The temple has five domes and a high belfry. The main relic of the Assumption Cathedral is the wonder-working icon of the Most Holy Virgin of Caspersk that saved the city from complete destruction during the Crimean War in October 1855.
Odessa Film Studio
Odessa Film studio is often called the Black Sea Hollywood . It was founded in 1919 and is now one of the three Ukrainian film studios. Lots of famous films have been created by this studio. It's located in Frantsuzsky Boulevard.
The cobblestone and tall acacia trees on this boulevard are most reminiscent of Old Odessa. This place was home to Odessa's wealthy merchants in old days. Now the Boulevard is one of the most picturesque resort districts in Odessa. The cable car rides from the Boulevard down to the Lanzheron Beach. It is fun and costs less than 2 hryvnia. The steep hill parts the Frantsuzsky Boulevard from 3 beaches beneath. Paths and stairs lead downhill to the Sea through a green zone closed to vehicle traffic. It is a favorite sight for picnics.
The Opera House known not only in Ukraine, but in Europe, heard the singing of Ukrainian Shalyapin and Sobinov, saw performances of Tchaikovsky and Rimsky-Korsakov. It is one of the best in Europe, goes after Vienna Opera House from architecture standpoint. Exquisite inside decor in the style of Viennese baroque blended with elements of the Italian Renaissance and French rococo, sculptural groups taken from Greek mythology, the stucco moldings and guilt friezes combined with the red velvet of the seats and boxes - all this tends to create a special atmosphere. There is a viewing platform on the roof of this tremendous building from which the whole city could be observed. Now the Theatre is under renovation but performs on normal basis.
Primorsky Boulevard and Potemkin Steps
The Potemkin Stairs are a formal entrance into the city from the direction of the sea. Sure, each city has it own place of mostly pronounced originality. For Odessa, no doubt, it will be Potemkin Stairs. The stairs leading from Primorsky Boulevard down to the sea were constructed from 1837 through 1841 to the design of the architect F. Bofford. This imposing monument numbers 192 stairs arranged in ten flights and flanked by two-meter thick parapets. The difference in width between the highest (13.4 m) and the lowest (21.6 m) flights produces an optical illusion that enhances the grandeur of the structure. Originally, the stairs were faced with gray Trieste sandstone. With time, however, the sandstone weathered and was replaced with granite. The famous Potemkin Stairs serve as a symbol of the city. It has recently been complemented with ramp over bridges to extend as far as the Novy Pier, where a modern structure of the new seaport is located on a high platform. Memorial plagues state that it was on precisely this spot that the first Odessa buildings were founded in 1794. The famous monument to Duke de Richelieu overlooks steps of 142m length. Looking down from the top, the steps themselves become invisible, only the landings can be seen. On either side of the stairs there is a stone parapet and the two appear to run parallel. This, however, is an optical illusion, because in reality the width of the stairs of the bottom flight is double that of the top flight. At the bottom of the steps is the city's brand new passenger ship terminal and convention center. Shady platens and chestnut trees, numerous benches and magnificent sea view make the Primorsky Boulevard irresistible both for tourists and Odessa residents People coming here stay for hours - gazing at the Sea Port full of ships, boats and yachts, enjoying shade and sea breeze. At the west end of the Boulevard is Count Vorontsov Palace and a Grecian colonnade which overlooks the harbor and also provides a fine view of the bay. The Colonnade gives Odessa, named after an ancient Greek colony, a look and feel of Athens. Next to the palace is so called 'Piece of Old Odessa" - steep bridge, the well and sculpture of girl with a jar. Newlyweds traditionally come here to have their pictures taken.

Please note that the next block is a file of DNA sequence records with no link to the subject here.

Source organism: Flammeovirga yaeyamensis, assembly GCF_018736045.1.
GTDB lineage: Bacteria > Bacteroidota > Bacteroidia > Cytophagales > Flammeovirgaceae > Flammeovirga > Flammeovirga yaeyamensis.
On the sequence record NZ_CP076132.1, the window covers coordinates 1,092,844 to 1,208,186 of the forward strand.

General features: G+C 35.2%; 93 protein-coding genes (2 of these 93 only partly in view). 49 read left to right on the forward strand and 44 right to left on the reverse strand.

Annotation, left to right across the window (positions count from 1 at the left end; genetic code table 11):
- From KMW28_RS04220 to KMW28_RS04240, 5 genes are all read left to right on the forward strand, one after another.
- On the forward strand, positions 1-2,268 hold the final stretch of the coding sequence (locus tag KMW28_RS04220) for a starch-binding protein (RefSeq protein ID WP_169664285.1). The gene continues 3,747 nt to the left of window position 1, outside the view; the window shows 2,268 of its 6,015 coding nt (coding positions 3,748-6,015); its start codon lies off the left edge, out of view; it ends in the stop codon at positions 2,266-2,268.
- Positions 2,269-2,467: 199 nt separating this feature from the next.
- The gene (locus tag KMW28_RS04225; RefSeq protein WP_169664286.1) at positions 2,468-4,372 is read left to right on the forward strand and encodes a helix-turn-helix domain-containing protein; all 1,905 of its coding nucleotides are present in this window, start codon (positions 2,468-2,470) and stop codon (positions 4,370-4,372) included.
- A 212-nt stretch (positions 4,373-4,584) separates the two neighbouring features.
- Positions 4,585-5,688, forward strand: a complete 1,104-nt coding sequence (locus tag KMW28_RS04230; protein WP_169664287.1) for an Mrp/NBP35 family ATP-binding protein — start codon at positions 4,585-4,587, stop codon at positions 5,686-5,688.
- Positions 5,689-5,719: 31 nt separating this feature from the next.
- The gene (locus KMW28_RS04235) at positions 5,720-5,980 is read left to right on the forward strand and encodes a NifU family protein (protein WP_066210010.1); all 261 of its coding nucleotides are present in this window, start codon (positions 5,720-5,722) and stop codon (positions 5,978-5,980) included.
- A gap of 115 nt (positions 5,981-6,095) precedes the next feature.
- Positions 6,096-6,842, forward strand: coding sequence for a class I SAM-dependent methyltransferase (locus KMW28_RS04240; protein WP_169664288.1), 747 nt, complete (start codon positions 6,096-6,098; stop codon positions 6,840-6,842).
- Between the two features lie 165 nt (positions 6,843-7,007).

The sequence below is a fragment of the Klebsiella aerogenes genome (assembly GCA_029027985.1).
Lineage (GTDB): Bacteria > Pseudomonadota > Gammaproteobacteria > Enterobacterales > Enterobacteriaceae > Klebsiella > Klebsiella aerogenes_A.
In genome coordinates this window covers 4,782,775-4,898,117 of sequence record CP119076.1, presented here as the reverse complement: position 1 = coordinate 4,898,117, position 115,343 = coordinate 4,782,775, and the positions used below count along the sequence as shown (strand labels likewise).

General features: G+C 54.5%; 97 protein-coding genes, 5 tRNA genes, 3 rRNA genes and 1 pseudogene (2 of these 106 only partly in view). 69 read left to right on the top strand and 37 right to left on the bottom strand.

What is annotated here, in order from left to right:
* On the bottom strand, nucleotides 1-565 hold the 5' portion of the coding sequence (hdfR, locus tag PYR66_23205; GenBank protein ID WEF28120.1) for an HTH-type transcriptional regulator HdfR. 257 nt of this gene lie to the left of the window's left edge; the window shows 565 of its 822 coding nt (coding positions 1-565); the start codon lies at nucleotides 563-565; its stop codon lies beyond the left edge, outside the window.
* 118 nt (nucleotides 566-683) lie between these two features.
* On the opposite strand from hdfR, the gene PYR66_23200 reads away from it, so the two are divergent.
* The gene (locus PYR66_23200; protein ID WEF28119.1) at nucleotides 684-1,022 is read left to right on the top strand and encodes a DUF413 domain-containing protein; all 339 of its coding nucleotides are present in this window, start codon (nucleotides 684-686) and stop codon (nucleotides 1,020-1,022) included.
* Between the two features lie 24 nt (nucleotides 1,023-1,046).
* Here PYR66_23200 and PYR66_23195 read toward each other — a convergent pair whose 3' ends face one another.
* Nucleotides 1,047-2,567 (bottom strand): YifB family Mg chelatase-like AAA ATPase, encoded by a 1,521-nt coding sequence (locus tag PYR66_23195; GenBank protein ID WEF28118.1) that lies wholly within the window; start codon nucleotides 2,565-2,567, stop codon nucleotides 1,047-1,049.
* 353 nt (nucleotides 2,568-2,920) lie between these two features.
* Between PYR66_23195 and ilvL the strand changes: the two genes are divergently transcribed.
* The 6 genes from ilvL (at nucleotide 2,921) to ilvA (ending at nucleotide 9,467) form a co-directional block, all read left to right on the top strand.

Duke de Richelieu
Another must-see in Odessa: the monument to Duke Richelieu, Governor General of the territory, city mayor from 1803 to 1814, it has become one of the symbols of Odessa. The monument is the most outstanding work of the great Russian sculptor Ivan Martos who finished it in 1828. The statue depicts the duke in the antique way. You can see bronze bas-reliefs on the pedestal representing Trade, Justice and Agriculture. The inscription on the front side says, "The grateful inhabitants of all estates of this city have erected this monument". The Odessa residents call this monument simply "Duke".
The new Dolphin Stadium has become wildly popular with family in Odessa and tourist alike. The show features 4 performing Bottlenose Dolphins and 4 sea lions.
Port of Odessa
The port of Odessa is a grand complex comprises ramp bridge across the railway lines, warehouses on the Novy Pier and a new building for the seaport. The architects V. Golovin and V. Kremlyakov succeeded in creating a modern transport center, the "sea gates" of Odessa. The specific arrangement and the form of the structural elements, sloping galleries and transparent surfaces produce a peculiar effect as if the structure is reaching the sea horizon. The spacious main hall brightly lit by the sun through large windows is particularly impressive.